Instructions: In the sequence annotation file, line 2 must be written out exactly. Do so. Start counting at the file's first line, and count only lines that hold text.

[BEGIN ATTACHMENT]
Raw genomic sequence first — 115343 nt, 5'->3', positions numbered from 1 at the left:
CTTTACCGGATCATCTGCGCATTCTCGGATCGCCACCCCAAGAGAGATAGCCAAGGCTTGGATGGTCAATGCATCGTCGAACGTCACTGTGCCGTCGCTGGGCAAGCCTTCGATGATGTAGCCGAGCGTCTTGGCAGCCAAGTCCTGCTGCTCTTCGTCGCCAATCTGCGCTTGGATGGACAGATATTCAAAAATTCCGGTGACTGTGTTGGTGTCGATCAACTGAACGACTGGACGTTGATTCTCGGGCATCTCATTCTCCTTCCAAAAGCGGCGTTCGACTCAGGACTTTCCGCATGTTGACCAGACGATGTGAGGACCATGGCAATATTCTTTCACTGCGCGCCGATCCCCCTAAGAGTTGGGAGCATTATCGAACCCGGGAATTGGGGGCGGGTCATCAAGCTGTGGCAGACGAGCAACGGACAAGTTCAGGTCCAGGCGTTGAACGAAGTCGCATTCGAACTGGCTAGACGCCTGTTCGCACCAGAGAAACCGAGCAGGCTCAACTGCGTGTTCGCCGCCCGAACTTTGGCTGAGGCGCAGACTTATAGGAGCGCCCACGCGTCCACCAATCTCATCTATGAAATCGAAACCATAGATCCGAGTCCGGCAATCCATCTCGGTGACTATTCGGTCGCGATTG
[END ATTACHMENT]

CTTTACCGGATCATCTGCGCATTCTCGGATCGCCACCCCAAGAGAGATAGCCAAGGCTTGGATGGTCAATGCATCGTCGAACGTCACTGTGCCGTCGCTGGGCAAGCCTTCGATGATGTAGCCGAGCGTCTTGGCAGCCAAGTCCTGCTGCTCTTCGTCGCCAATCTGCGCTTGGATGGACAGATATTCAAAAATTCCGGTGACTGTGTTGGTGTCGATCAACTGAACGACTGGACGTTGATTCTCGGGCATCTCATTCTCCTTCCAAAAGCGGCGTTCGACTCAGGACTTTCCGCATGTTGACCAGACGATGTGAGGACCATGGCAATATTCTTTCACTGCGCGCCGATCCCCCTAAGAGTTGGGAGCATTATCGAACCCGGGAATTGGGGGCGGGTCATCAAGCTGTGGCAGACGAGCAACGGACAAGTTCAGGTCCAGGCGTTGAACGAAGTCGCATTCGAACTGGCTAGACGCCTGTTCGCACCAGAGAAACCGAGCAGGCTCAACTGCGTGTTCGCCGCCCGAACTTTGGCTGAGGCGCAGACTTATAGGAGCGCCCACGCGTCCACCAATCTCATCTATGAAATCGAAACCATAGATCCGAGTCCGGCAATCCATCTCGGTGACTATTCGGTCGCGATTG